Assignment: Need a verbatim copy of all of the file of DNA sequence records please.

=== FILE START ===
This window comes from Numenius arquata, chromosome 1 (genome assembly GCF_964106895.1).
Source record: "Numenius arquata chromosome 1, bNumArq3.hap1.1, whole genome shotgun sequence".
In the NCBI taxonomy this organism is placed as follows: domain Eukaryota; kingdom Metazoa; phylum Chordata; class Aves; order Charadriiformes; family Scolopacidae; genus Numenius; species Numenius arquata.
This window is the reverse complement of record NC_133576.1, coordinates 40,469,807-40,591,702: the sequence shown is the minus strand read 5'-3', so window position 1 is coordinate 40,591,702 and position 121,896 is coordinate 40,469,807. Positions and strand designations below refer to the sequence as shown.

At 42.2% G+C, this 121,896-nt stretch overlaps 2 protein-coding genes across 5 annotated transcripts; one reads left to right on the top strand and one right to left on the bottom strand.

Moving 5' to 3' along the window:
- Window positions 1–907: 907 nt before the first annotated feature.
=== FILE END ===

This window comes from Numenius arquata, chromosome 1 (genome assembly GCF_964106895.1).
Source record: "Numenius arquata chromosome 1, bNumArq3.hap1.1, whole genome shotgun sequence".
In the NCBI taxonomy this organism is placed as follows: domain Eukaryota; kingdom Metazoa; phylum Chordata; class Aves; order Charadriiformes; family Scolopacidae; genus Numenius; species Numenius arquata.
This window is the reverse complement of record NC_133576.1, coordinates 40,469,807-40,591,702: the sequence shown is the minus strand read 5'-3', so window position 1 is coordinate 40,591,702 and position 121,896 is coordinate 40,469,807. Positions and strand designations below refer to the sequence as shown.

At 42.2% G+C, this 121,896-nt stretch overlaps 2 protein-coding genes across 5 annotated transcripts; one reads left to right on the top strand and one right to left on the bottom strand.

Moving 5' to 3' along the window:
- Window positions 1–907: 907 nt before the first annotated feature.